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Addressing risks associated with welding fumes

Welding, like many occupations in North Carolina and elsewhere, carries serious health risks, particularly when a person is regularly exposed to welding fumes. Here are some of the dangers associated with welding, and several things welders can do to mitigate those dangers.

There are two forms of welding processes: pressure welding and fusion welding. Both types of welding techniques, however, produce a smoke that carries harmful gas byproducts and metal fumes. Some of the gas byproducts are carbon monoxide, nitrogen and argon. Metal fumes from welding can include a variety of metals such as manganese, lead, arsenic and aluminum.

According to the Occupational Safety and Health Administration, whenever welders inhale these fumes, they can experience minor health issues such as dizziness, nausea, and throat, nose or eye irritation. However, long-term exposure to welding fumes can cause harm to a person's kidneys and nervous system and could potentially lead to cancer of a person's urinary tract, larynx and lungs.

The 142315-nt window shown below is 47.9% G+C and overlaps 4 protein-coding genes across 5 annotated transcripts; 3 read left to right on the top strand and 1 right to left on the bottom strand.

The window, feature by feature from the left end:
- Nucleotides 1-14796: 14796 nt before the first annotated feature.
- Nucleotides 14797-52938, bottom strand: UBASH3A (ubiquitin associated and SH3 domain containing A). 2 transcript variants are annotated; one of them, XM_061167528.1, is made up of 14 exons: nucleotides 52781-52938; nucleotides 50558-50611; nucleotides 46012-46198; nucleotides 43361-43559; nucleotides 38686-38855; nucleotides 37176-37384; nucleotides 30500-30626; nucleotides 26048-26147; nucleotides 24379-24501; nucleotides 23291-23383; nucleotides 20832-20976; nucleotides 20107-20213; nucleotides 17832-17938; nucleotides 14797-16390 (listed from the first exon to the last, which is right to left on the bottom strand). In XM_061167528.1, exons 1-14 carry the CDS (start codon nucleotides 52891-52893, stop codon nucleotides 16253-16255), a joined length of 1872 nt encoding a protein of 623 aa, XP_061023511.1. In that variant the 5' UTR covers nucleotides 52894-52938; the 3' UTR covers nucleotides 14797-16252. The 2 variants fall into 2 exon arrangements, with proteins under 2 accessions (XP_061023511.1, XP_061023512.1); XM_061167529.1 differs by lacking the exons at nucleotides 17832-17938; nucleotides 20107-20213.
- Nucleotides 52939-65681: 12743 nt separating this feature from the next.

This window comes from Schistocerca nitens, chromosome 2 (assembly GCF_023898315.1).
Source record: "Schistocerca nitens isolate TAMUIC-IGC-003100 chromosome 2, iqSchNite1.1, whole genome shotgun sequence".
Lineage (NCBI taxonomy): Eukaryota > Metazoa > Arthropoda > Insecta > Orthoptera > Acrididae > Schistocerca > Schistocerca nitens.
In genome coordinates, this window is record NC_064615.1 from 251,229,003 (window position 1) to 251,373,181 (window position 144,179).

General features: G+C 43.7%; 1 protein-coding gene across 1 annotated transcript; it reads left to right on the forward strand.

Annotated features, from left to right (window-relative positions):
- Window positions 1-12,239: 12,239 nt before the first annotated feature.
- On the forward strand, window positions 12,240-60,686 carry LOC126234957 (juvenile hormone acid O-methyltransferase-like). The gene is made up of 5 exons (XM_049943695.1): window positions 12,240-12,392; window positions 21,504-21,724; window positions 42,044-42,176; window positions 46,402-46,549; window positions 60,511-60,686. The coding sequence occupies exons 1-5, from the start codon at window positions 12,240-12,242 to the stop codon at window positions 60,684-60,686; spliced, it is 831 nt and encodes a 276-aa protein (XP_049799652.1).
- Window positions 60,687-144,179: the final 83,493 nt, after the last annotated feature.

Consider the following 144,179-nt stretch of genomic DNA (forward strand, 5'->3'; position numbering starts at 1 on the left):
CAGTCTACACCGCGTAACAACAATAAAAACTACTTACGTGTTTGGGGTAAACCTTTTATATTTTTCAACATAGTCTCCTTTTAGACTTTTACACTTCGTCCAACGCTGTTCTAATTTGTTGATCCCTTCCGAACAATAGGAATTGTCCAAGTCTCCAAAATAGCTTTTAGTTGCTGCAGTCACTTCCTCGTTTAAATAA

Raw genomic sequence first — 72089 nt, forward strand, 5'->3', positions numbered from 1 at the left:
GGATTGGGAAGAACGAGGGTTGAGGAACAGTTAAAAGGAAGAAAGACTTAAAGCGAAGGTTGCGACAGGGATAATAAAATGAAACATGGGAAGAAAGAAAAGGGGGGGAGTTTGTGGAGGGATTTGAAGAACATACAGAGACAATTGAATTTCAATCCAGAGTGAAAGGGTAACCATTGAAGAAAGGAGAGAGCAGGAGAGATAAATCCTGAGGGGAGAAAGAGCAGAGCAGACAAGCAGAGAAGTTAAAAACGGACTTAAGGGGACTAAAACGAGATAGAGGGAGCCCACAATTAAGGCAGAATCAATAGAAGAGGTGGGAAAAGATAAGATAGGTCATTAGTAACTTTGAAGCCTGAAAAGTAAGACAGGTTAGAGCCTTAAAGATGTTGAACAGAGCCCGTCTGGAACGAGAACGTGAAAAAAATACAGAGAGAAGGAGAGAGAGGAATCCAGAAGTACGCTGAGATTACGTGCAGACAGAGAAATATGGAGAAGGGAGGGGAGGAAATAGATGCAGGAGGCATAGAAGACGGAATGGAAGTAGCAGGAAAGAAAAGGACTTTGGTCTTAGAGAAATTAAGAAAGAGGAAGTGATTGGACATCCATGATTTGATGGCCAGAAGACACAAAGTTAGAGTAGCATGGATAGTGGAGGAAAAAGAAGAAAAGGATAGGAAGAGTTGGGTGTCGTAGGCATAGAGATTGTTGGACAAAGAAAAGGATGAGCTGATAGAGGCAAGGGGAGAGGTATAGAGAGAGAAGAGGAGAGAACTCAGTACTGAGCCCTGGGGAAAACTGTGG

Through education and prevention, welders and their employers can minimize the dangers of welding fume exposure. Some preventative measures include keeping welding surfaces free from toxic substances, avoid welding in unventilated areas and requiring employees to wear respirators while welding.

Welders who experience serious health effects, such as lung cancer or kidney damage, from breathing in welding fumes at the workplace may apply for workers' compensation benefits, which could cover a portion of their medical expenses, payment for their permanent injuries or disabilities, and income lost during their recovery. Sometimes, however, employers delay or deny these benefits to their employees in an attempt to save money. Employees who are facing similar circumstances might consider contacting a workers' compensation attorney who could explain their legal rights and oversee the filing process.

Source: Safety and Health, "Welding fume hazards", June 26, 2016

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